What is it like to be visually impaired in Great Yarmouth?
- Credit: James Weeds
From being partially-sighted to registered blindness there are more than 36,000 people living with sight loss in Norfolk.
Reporter James Weeds looks at what it is like being visually impaired in the borough of Great Yarmouth.
Jeff Bradford, 67 and from Gorleston, has been registered blind since 202
He lost his right eye in an industrial accident in 2014 when he was a forklift driver.
In April 2020, he had an eye stroke which left him without vision in his left eye.
Mr Bradford said: "It's hard to explain to people what it's like unless they're in that situation.
"You hope it won't ever happen to you, but it happened to me.
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"The past two years have been very hard."
Mr Bradford said "general life is a struggle" and that his blindness has limited his independence.
"You can't see what you're eating, where you're going or even what clothes you've put on.
"Whatever you want to do, it is a real struggle."
To help adapt to his condition Mr Bradford is learning braille thanks to a volunteer with Vision Norfolk.
"Coping with blindness is difficult to describe," Mr Bradford said.
"It's one uphill struggle."
He said more awareness is needed when other people come across people with sight loss.
"People are aware of the condition - they notice you being led around by someone, or holding a stick or a cane, or even a guide dog," Mr Bradford said.
"But common sense is needed as well - give people space or offer help if they seem to be struggling."
Mr Bradford said throughout his adapting to his circumstances, his wife has "been a diamond".
He added: "The stress she has been through - I wouldn't ask anyone to go through that.
"I think more awareness of carers is needed.
"The carer is a carer, but who looks after them?"
At a coffee morning at Vision Norfolk's Great Yarmouth branch, other people from the area with visual impairment shared their experiences of living with sight loss.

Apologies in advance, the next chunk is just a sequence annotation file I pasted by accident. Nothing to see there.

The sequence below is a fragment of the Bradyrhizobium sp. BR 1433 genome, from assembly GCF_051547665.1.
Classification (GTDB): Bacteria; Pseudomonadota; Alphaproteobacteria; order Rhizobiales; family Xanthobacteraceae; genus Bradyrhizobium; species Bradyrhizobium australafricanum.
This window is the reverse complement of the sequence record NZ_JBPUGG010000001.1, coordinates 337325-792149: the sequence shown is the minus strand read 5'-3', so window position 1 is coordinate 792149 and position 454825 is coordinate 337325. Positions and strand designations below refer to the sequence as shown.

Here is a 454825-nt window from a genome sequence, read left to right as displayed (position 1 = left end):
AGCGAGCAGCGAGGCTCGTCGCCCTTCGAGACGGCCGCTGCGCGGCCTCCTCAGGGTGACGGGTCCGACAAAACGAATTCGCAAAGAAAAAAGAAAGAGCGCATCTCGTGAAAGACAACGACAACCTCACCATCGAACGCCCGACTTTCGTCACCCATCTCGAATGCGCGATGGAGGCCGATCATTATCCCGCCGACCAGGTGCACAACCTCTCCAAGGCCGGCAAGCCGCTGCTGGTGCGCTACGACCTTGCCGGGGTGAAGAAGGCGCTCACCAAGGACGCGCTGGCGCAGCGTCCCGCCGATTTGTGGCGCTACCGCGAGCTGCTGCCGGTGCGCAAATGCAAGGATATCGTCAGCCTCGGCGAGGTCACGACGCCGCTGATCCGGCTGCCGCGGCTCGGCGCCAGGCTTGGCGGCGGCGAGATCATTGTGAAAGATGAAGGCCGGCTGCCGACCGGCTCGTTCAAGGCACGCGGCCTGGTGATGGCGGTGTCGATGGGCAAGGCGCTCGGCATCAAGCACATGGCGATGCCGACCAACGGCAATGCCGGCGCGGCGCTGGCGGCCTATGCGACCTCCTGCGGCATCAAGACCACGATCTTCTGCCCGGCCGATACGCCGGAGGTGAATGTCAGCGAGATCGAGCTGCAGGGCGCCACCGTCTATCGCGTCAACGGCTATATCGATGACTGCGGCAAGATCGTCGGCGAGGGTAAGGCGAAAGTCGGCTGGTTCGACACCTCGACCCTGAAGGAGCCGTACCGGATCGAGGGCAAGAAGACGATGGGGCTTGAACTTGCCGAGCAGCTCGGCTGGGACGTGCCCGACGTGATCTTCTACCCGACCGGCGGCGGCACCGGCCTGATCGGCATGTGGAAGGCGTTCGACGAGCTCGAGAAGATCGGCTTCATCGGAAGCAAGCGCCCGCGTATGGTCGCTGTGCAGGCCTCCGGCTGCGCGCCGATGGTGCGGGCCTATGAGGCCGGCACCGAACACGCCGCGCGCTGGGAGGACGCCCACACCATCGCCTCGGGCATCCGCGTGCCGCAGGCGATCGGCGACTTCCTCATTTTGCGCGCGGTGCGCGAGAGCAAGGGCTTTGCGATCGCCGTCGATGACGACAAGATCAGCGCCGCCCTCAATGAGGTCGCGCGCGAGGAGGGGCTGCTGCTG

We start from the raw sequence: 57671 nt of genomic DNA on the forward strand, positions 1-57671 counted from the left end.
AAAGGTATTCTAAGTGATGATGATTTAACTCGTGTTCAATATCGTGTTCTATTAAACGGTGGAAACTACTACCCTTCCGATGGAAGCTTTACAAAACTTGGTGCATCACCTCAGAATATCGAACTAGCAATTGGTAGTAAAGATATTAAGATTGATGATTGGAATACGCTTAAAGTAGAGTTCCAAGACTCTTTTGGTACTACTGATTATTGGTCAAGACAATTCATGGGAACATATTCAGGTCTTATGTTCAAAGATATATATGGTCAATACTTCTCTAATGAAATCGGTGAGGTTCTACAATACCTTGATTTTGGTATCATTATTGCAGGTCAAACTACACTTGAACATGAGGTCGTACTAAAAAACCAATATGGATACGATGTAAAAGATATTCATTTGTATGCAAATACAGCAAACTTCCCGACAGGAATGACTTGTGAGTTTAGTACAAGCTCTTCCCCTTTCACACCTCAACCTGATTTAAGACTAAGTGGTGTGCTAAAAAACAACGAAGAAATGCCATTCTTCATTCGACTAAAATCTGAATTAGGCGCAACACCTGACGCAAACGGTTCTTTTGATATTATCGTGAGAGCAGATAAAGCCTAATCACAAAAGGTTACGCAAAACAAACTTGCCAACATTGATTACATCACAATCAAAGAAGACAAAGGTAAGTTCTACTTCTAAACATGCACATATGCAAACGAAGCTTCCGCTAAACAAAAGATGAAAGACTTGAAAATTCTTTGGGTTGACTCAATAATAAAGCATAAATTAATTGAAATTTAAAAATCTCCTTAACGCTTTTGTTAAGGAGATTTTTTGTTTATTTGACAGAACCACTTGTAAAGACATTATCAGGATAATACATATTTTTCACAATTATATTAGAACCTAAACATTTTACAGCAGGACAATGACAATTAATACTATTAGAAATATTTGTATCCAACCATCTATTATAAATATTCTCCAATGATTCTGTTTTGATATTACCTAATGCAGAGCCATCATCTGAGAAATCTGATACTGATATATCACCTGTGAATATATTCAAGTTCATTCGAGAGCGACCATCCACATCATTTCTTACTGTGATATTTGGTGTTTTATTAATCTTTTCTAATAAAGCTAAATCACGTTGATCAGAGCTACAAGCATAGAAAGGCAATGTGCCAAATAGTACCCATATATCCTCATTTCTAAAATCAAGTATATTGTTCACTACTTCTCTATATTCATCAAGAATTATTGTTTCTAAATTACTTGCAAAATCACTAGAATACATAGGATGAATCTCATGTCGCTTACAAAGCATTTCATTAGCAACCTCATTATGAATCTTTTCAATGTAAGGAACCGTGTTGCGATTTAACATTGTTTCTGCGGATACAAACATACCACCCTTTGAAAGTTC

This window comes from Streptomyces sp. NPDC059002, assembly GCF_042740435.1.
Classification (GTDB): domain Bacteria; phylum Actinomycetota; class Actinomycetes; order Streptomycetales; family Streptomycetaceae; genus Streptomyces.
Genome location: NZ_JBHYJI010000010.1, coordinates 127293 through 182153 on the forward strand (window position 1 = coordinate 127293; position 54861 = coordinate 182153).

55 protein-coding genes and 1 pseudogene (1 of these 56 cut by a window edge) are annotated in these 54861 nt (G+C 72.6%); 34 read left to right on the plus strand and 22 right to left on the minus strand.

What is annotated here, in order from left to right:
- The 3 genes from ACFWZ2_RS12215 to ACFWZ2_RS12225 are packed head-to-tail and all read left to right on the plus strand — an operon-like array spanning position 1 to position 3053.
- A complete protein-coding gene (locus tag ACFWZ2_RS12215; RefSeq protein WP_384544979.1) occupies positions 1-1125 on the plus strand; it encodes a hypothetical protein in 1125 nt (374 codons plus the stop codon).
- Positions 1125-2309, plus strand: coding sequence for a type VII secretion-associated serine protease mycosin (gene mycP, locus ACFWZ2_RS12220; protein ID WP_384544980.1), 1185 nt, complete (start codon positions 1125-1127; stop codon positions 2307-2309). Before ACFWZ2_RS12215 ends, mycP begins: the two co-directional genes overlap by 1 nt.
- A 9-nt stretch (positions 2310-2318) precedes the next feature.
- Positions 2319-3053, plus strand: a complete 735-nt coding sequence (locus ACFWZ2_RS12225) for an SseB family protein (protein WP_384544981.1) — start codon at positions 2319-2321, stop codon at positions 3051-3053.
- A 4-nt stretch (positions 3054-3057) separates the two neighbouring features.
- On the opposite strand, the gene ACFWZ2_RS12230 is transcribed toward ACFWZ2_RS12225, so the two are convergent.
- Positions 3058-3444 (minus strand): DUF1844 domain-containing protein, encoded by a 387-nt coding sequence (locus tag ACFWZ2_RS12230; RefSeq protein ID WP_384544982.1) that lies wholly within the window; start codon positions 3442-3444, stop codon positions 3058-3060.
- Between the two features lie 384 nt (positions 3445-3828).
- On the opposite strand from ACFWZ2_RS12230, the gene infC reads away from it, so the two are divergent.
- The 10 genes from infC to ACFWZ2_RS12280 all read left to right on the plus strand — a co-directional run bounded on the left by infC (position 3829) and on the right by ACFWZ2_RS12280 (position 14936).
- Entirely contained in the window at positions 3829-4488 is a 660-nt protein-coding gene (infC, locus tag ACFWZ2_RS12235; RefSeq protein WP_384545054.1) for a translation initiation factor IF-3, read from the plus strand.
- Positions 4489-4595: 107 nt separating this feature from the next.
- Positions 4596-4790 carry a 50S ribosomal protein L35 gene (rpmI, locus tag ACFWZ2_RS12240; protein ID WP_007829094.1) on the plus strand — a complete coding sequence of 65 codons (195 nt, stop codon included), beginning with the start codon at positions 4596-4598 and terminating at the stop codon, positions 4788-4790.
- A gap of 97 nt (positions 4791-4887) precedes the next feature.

June Stamp, 74, said it can be embarrassing when crossing the road.
She said: "I have to rely on others to help me cross the road.
"I just have to ask - but it can be awkward sometimes."
Norfolk County Council recently explained that many of the crossings in the county do not beep to signify when it is safe to cross the road.
A spokesperson said: "We do not install audible units where there are Dual Carriageways or staggered crossings, as it could be misheard.
"As such, tactile rotating cones are installed to the underside of the push button units to assist with visually impaired members of public in crossing safely."
Eddie Hunter, 73, said the rotating cones still have issues.
"It doesn't help much. Blind people still have to find the cone," Mr Hunter said.
"Uneven footpaths are dangerous for many people as well.
"A lot of people wo are visually impaired don't walk the same way as other people."
Routines and regular routes to places are essential for many people living with sight loss or visual impairment. However, changes to the state of pavements or even advertising boards can cause difficulties.
Liz Price, who has had retinitis pigmentosa since 1989, said: "I know every loose curb and raised step on my usual route."
Tim Poole, who has retinitis pigmentosa and macular degeneration, said other dangers are A-boards outside shops, cyclists and scooter riders on pavements.
"For people like us, we can't see cyclists or scooters coming," Mr Poole, 78, said.
"It can be treacherous."
Nicky Meredith, 43, co-ordinator at Vision Norfolk's Great Yarmouth hub, said: "I don't think people who have sight understand what it is like to have a visual impairment.
"People have got to be more open to the idea that it can happen to anyone at any stage."
For more information about Vision Norfolk and the service they provided for people with visual impairment, visit their website.